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Let A,B c X.

(X\A) \ (X\B) = ???

(X\A) \ (X\B) = ???

(X\A) \ (X\B) = B\A

(B\C) \ (A\D) c ???

(B\C) \ (A\D) c (B\A) u (D\C)

Let F be a s-algebra in X.

Let f : X -> |R*.

Suppose that |f| is measurable.

Does f have to be measurable?

Let f : X -> |R*.

Suppose that |f| is measurable.

Does f have to be measurable?

NO.

Let E c X such that E does not belong to F.

Define f : X -> |R* as follows: f = 1 on E and f = -1 on X\E

{x:-X : f(x)>0} = E does not belong to F

Hence f is not measurable.

But |f| is constant hence measurable.

Let E c X such that E does not belong to F.

Define f : X -> |R* as follows: f = 1 on E and f = -1 on X\E

{x:-X : f(x)>0} = E does not belong to F

Hence f is not measurable.

But |f| is constant hence measurable.

Let R be a ring of sets in X.

Describe K(R) - the algebra generated by R.

Describe K(R) - the algebra generated by R.

K(R) = {EcX : E:-R or X\E:-R}

page 67 in 2nd measure

page 67 in 2nd measure

Let A[1],A[2],A[3],... be a decreasing sequence of sets, having
empty intersection.

What can we conclude from this?

What can we conclude from this?

A[1] = \\*//(n=1 to oo) A[n] \ A[n+1]

/\m:-|N A[m] = \\*//(n=m to oo) A[n] \ A[n+1]

page 97 in 2nd measure

/\m:-|N A[m] = \\*//(n=m to oo) A[n] \ A[n+1]

page 97 in 2nd measure

Let A[1],A[2],A[3],... be a decreasing sequence of sets, having
empty intersection.

Decide if we can conclude that

A[1] = \\*//(n=1 to n=oo) A[n] \ A[n+1]

Decide if we can conclude that

A[1] = \\*//(n=1 to n=oo) A[n] \ A[n+1]

YES

page 97 in 2nd measure

page 97 in 2nd measure

Let A[1],A[2],A[3],... be a sequence of sets, having empty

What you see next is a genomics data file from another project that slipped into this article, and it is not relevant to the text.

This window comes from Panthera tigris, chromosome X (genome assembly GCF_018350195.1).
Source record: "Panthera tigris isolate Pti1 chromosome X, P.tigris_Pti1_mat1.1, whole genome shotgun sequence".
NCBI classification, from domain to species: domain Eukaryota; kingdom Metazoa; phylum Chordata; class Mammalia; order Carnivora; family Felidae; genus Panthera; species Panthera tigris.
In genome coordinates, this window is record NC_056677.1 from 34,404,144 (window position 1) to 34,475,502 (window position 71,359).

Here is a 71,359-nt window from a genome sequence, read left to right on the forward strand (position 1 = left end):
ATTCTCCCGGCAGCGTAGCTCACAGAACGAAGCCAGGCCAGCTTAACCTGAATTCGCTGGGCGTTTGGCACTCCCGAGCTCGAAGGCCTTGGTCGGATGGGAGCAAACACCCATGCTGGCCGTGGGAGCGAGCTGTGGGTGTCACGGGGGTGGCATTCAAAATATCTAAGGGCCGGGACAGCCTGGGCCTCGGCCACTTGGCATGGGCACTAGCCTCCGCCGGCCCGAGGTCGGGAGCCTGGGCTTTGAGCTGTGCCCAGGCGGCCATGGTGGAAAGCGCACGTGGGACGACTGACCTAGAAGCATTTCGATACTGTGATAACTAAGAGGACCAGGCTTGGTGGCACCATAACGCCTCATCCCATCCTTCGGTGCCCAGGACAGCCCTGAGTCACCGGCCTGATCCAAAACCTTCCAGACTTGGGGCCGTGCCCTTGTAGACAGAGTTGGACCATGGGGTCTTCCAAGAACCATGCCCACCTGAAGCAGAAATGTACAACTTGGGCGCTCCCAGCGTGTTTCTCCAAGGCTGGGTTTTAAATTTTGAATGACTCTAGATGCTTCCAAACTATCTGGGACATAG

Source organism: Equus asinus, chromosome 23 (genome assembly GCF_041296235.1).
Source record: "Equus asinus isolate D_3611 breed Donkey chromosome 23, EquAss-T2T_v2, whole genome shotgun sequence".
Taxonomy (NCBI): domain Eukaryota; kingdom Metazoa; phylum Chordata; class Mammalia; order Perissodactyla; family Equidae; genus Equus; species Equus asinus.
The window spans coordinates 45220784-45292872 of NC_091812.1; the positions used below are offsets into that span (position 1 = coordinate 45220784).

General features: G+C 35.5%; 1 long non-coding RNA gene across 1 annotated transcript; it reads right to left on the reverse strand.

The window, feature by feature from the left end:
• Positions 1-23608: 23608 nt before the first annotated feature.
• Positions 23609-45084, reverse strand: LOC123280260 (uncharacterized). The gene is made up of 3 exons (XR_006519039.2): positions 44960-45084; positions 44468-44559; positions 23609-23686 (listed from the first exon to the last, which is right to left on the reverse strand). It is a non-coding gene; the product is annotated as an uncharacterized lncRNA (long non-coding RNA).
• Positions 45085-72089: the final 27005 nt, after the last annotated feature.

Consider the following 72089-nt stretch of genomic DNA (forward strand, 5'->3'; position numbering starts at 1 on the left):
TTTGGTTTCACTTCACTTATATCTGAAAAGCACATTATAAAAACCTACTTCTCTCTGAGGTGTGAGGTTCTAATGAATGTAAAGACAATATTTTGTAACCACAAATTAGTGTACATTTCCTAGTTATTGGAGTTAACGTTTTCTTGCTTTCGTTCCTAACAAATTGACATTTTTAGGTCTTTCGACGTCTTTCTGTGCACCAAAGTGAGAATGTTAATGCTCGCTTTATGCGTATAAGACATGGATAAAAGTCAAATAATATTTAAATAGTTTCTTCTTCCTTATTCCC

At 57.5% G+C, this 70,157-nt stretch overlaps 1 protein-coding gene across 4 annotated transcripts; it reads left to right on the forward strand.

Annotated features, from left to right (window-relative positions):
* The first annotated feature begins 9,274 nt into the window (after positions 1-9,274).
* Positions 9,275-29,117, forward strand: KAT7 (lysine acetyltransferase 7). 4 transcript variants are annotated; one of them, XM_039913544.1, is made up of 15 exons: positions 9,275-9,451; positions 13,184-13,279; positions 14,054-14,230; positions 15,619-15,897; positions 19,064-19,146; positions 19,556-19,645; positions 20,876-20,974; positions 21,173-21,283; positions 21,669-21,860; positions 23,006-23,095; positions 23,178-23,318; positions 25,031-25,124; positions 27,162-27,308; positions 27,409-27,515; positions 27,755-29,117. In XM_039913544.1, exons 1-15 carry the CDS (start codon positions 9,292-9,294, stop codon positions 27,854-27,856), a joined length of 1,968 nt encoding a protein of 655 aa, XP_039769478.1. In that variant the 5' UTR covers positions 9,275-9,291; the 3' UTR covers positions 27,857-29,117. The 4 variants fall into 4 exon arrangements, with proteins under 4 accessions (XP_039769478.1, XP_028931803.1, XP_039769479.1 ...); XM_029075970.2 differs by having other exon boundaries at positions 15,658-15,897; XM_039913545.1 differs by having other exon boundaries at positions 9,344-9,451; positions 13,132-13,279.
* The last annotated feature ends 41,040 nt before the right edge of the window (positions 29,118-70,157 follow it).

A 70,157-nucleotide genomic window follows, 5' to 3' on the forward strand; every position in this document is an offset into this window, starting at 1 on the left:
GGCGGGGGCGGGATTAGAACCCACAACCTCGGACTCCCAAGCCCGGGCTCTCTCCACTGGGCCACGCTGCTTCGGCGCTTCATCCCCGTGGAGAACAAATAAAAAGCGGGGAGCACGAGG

intersection.

Decide if we can conclude that

A[1] = \\//(n=1 to n=oo) A[n] \ A[n+1]

Decide if we can conclude that

A[1] = \\//(n=1 to n=oo) A[n] \ A[n+1]

NO

1) Let A[1] = {-7}.

For n>=2, let A[n] = {n,n+1,n+2,n+3,...}.

2) Let A[1]=O, A[2]={7}, A[n] = O, for n>=3

1) Let A[1] = {-7}.

For n>=2, let A[n] = {n,n+1,n+2,n+3,...}.

2) Let A[1]=O, A[2]={7}, A[n] = O, for n>=3

Let A[1],A[2],A[3],... be a decreasing sequence of sets.

Decide if we can conclude that

A[1] = \\//(n=1 to n=oo) A[n] \ A[n+1]

Decide if we can conclude that

A[1] = \\//(n=1 to n=oo) A[n] \ A[n+1]

NO

Let A[n] = {1} for all n:-|N.

Let A[n] = {1} for all n:-|N.

Let A[1],A[2],A[3],... be a sequence of sets, having empty
intersection.

Suppose that /\n:-|N A[n] c A[1].

Decide if we can conclude that

A[1] = \\//(n=1 to n=oo) A[n] \ A[n+1]

Suppose that /\n:-|N A[n] c A[1].

Decide if we can conclude that

A[1] = \\//(n=1 to n=oo) A[n] \ A[n+1]

YES

The right side is easily seen to be contained in A[1].

To prove the inverse inclusion one argues by contradiction.

Suppose that x:-A[1] and /\n:-|N ( x:-A[n] => x:-A[n+1] ).

Then it follows that x :- /\n:-|N A[n].

This is a contradiction because the intersection is assumed to be empty.

The right side is easily seen to be contained in A[1].

To prove the inverse inclusion one argues by contradiction.

Suppose that x:-A[1] and /\n:-|N ( x:-A[n] => x:-A[n+1] ).

Then it follows that x :- /\n:-|N A[n].

This is a contradiction because the intersection is assumed to be empty.

Let A[1],A[2],A[3],... be a sequence of sets, having empty
intersection.

Suppose that /\n:-|N A[n] c A[1].

Decide if we can conclude that

A[1] = \\*//(n=1 to n=oo) A[n] \ A[n+1]

Suppose that /\n:-|N A[n] c A[1].

Decide if we can conclude that

A[1] = \\*//(n=1 to n=oo) A[n] \ A[n+1]

NO.

Although we can conclude that A[1] = \\//(n=1 to n=oo) A[n] \ A[n+1],

we cannot conclude that the union is disjoint.

Let A[1] = A[3] = {1}. Let A[2] = A[4] = O. Let A[n] = O for n>4.

Then (A[1]\A[2]) n (A[3]\A[4]) is not empty.

Although we can conclude that A[1] = \\//(n=1 to n=oo) A[n] \ A[n+1],

we cannot conclude that the union is disjoint.

Let A[1] = A[3] = {1}. Let A[2] = A[4] = O. Let A[n] = O for n>4.

Then (A[1]\A[2]) n (A[3]\A[4]) is not empty.